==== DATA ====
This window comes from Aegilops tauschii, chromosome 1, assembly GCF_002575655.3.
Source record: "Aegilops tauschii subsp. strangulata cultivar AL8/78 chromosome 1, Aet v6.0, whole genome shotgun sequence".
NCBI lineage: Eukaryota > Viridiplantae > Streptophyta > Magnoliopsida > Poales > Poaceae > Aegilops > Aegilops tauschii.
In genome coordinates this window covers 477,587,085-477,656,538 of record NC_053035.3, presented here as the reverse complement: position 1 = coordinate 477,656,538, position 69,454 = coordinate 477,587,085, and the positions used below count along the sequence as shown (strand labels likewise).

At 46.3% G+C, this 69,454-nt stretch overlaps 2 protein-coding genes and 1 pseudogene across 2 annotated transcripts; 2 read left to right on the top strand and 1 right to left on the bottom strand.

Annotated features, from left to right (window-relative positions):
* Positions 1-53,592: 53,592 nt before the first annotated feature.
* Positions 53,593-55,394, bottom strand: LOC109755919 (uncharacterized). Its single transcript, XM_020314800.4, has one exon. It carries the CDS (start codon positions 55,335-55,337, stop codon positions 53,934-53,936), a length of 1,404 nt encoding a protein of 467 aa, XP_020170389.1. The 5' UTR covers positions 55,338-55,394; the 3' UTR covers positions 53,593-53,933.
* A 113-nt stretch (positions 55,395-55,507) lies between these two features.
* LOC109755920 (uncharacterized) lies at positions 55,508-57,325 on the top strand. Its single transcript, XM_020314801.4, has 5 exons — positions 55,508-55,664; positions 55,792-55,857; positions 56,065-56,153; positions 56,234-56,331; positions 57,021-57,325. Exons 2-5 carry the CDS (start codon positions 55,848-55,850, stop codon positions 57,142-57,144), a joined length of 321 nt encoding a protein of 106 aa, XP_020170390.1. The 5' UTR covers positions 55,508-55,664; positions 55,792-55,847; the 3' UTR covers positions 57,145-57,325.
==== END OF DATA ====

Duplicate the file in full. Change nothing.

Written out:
This window comes from Aegilops tauschii, chromosome 1, assembly GCF_002575655.3.
Source record: "Aegilops tauschii subsp. strangulata cultivar AL8/78 chromosome 1, Aet v6.0, whole genome shotgun sequence".
NCBI lineage: Eukaryota > Viridiplantae > Streptophyta > Magnoliopsida > Poales > Poaceae > Aegilops > Aegilops tauschii.
In genome coordinates this window covers 477,587,085-477,656,538 of record NC_053035.3, presented here as the reverse complement: position 1 = coordinate 477,656,538, position 69,454 = coordinate 477,587,085, and the positions used below count along the sequence as shown (strand labels likewise).

At 46.3% G+C, this 69,454-nt stretch overlaps 2 protein-coding genes and 1 pseudogene across 2 annotated transcripts; 2 read left to right on the top strand and 1 right to left on the bottom strand.

Annotated features, from left to right (window-relative positions):
* Positions 1-53,592: 53,592 nt before the first annotated feature.
* Positions 53,593-55,394, bottom strand: LOC109755919 (uncharacterized). Its single transcript, XM_020314800.4, has one exon. It carries the CDS (start codon positions 55,335-55,337, stop codon positions 53,934-53,936), a length of 1,404 nt encoding a protein of 467 aa, XP_020170389.1. The 5' UTR covers positions 55,338-55,394; the 3' UTR covers positions 53,593-53,933.
* A 113-nt stretch (positions 55,395-55,507) lies between these two features.
* LOC109755920 (uncharacterized) lies at positions 55,508-57,325 on the top strand. Its single transcript, XM_020314801.4, has 5 exons — positions 55,508-55,664; positions 55,792-55,857; positions 56,065-56,153; positions 56,234-56,331; positions 57,021-57,325. Exons 2-5 carry the CDS (start codon positions 55,848-55,850, stop codon positions 57,142-57,144), a joined length of 321 nt encoding a protein of 106 aa, XP_020170390.1. The 5' UTR covers positions 55,508-55,664; positions 55,792-55,847; the 3' UTR covers positions 57,145-57,325.